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The Autobiography of Benjamin Franklin
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The Autobiography of Benjamin Franklin
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  • When I searched the registers at Ecton, I found an account of their births, marriages and burials from the year 1555 only, there being no registers kept in that parish at any time preceding.
  • I sat down among them, and, after looking round awhile and hearing nothing said, being very drowsy thro’ labor and want of rest the preceding night, I fell fast asleep, and continued so till the meeting broke up, when one was kind enough to rouse me.
  • I should have mentioned before, that, in the autumn of the preceding year, I had form’d most of my ingenious acquaintance into a club of mutual improvement, which we called the JUNTO; we met on Friday evenings.
  • The match was indeed looked upon as invalid, a preceding wife being said to be living in England; but this could not easily be prov’d, because of the distance; and, tho’ there was a report of his death, it was not certain.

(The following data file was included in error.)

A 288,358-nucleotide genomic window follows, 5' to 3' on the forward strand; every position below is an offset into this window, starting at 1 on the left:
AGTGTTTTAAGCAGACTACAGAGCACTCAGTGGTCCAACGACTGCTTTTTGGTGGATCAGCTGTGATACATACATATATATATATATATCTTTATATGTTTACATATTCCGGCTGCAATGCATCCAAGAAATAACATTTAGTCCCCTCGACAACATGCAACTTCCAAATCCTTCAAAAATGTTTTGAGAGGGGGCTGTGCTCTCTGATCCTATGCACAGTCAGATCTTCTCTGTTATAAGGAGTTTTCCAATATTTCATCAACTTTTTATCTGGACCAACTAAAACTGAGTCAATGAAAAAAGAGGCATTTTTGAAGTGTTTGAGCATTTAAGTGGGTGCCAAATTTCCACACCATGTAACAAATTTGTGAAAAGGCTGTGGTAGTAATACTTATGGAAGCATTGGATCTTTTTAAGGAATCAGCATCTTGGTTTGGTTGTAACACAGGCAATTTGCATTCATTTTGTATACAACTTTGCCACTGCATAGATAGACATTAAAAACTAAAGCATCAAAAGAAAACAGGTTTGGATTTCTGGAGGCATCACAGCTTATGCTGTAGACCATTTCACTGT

• My son, who had in the preceding war been an officer in the army rais’d against Canada, was my aid-de-camp, and of great use to me.
  • With these sentiments I have hazarded the few preceding pages, hoping they may afford hints which some time or other may be useful to a city I love, having lived many years in it very happily, and perhaps to some of our towns in America.
  • But, when I had attained an acquaintance with the French, Italian, and Spanish, I was surpriz’d to find, on looking over a Latin Testament, that I understood so much more of that language than I had imagined, which encouraged me to apply myself again to the study of it, and I met with more success, as those preceding languages had greatly smooth’d my way.
  • …without interruption to his death, upward of forty years; and the club continued almost as long, and was the best school of philosophy, morality, and politics that then existed in the province; for our queries, which were read the week preceding their discussion, put us upon reading with attention upon the several subjects, that we might speak more to the purpose; and here, too, we acquired better habits of conversation, every thing being studied in our rules which might prevent…

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  • Stone tools preceded bronze tools.
  • In English, most adjectives precede the noun they modify.

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